Preventing Osteoporosis Through Exercise

About ten million Americans have osteoporosis, and another 34 million have low bone mass (osteopenia). A disease without symptoms, osteoporosis affects about 20 percent of men and 80 percent of women.

Because the bones gradually become weaker, they will probably break in a minor fall or, if left untreated, even from simple things like a sneeze.  The most common fracture sites include the hip, wrist and spine, although any bone in the body can be affected.

A diagnosis of osteopenia or osteoporosis could be scary, leading some people to quit exercise due to fear it will cause fractures. 

The reality is that those with low bone mass should make sure to exercise often. Being active may not simply aid the prevention of osteoporosis, but slow bone loss once it has already begun.  Before beginning a training program, it is important to talk with a medical expert for guidelines, as degree of bone loss determines exactly what workout is best.  Physicians can assess bone mineral density and fracture risk by scanning the body by using a special kind of X-ray machine.

As well as exercise, treatment may include dietary modifications and/or estrogen replacement therapy.  The more you know concerning this condition, the more you can do to help prevent its onset.

To create strength and bone mass, both weight-bearing and resistance training exercises are ideal.

Weight-bearing workouts are those that require the bones to fully support your weight against gravity.  Examples are walking, jogging, stair climbing, dancing or using an elliptical machine.  Non-weight bearing exercises include biking, swimming, water aerobics and rowing.  Weight-bearing activities such as walking as little as 3 x per week will benefit the bones.

Resistance training places mechanical force (stress) on our bodies, which in turn increases bone mineral density.  Start by lifting light weights, moving in a slow and controlled manner, increasing resistance when you become stronger.

It is usually highly recommended that individuals with osteoporosis avoid the following kinds of activity:

  • Step aerobics and high-impact activities including running, jumping, tennis.
  • Activities that involve rounding, bending and twisting on the spine.
  • Moving the legs sideways or across the body, particularly when performed against resistance.
  • Rowing machines, trampolines.
  • Any kind of movement that involves pulling on the head and neck.
Exercise Tips:
  • Even if you don’t have osteoporosis, you should seek advice from your health care provider prior to starting a fitness program.
  • Remember to warm-up before starting and cool down at the conclusion of each exercise session.
  • To find the best benefit to your bone health, combine several different weight-bearing exercises.
  • When you build strength, increase resistance, or weights, instead of repetitions.
  • Remember to drink a lot of water whenever exercising.
  • Vary the types of exercise that you try every week.
  • Combine weight bearing and resistance exercise with aerobic exercises to help increase your overall health.
  • Bring your friend along to help you continue or better yet, bring your family and encourage them to be healthy.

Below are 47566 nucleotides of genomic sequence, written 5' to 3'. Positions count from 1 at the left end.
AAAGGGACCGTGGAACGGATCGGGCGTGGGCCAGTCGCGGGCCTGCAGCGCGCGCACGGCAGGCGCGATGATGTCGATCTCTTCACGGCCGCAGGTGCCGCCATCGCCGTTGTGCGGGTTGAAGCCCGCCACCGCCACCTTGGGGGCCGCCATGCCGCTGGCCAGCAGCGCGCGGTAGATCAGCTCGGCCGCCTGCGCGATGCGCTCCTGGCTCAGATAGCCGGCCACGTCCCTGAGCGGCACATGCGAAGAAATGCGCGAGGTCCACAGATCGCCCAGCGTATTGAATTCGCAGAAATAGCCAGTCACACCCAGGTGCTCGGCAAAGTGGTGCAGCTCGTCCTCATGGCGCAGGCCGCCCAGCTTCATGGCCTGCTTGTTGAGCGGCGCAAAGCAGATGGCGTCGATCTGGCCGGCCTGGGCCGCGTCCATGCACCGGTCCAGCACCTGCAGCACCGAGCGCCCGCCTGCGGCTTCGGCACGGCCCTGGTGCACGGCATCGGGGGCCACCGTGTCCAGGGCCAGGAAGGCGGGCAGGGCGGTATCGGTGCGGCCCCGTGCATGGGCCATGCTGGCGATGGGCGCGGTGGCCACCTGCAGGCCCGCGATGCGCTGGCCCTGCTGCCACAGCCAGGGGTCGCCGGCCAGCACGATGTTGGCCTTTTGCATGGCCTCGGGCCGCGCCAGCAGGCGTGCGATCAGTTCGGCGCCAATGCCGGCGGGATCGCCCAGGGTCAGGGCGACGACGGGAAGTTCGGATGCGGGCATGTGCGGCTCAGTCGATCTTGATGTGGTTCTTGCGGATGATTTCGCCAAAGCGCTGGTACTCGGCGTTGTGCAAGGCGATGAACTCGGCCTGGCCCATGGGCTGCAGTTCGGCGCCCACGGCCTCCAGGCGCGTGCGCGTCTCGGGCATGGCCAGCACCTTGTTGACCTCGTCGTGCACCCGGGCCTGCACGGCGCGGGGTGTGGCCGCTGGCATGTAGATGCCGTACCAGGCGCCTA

• Add more physical activity in your day; take the stairs vs. the elevator, park further way, and walk to your co-worker’s office instead of emailing.
Put LIVE into action!

L – Load or weight-bearing exercises make a difference to your bones

I – Intensity builds stronger bones.

V – Vary the kinds of exercise and your routine to keep interested.

E – Enjoy your exercises. Make exercise fun so you will continue in to the future!

Specific factors boost the probability of developing osteoporosis.  While a few of these risk factors are controllable, others are not.  Risk factors that could be controlled are: Sedentary lifestyle, excess intake of protein, sodium, caffeine and/or alcohol, smoking, calcium and Vitamin D deficiencies and taking certain medicines.  Body size (small frame), gender, family history and ethnicity are risk factors that cannot be controlled.  Women can lose up to 20 percent of their bone mass in the five to seven years after menopause, which makes them more vunerable to osteoporosis. 

It is never too soon to start considering bone density. 
  • About 85-90 % of adult bone mass is acquired by age 18 in girls and 20 in boys. 
  • Nutrition and Exercise are critical for Healthy Bones in childhood and Adolescence
  • Much of the reserve of healthy bone is built in youth and before the age of 30.
  • Women may be more susceptible to an inadequate foundation process at this time than men.
  • Sufficient calcium intake,a balanced diet with a lot of fruit and veggies and load-bearing exercise will be the recommendations for solid bone growth when you’re young.

Even if you do each of the right things while maturing and into adulthood, your inherited characteristics- your genes -can present you with bones that are susceptible to osteoporosis. This is even greater reason to maximize your lifestyle to prevent poor bone health.

Writer’s note: The info provided on this article are designed to support, not substitute, the relationship that exists between a patient/site visitor and his/her physician.

Michelle Aultman writes for the elliptical machine blog, her personal hobby blog dedicated to guidelines to prevent osteoporosis trough fitness at home.  She has no professional intent and does not accept direct source of advertising coming from health or pharmaceutical firms, doctors or clinics and websites. All content provided by her is based on her editorial judgment and is not driven by an advertising purpose.


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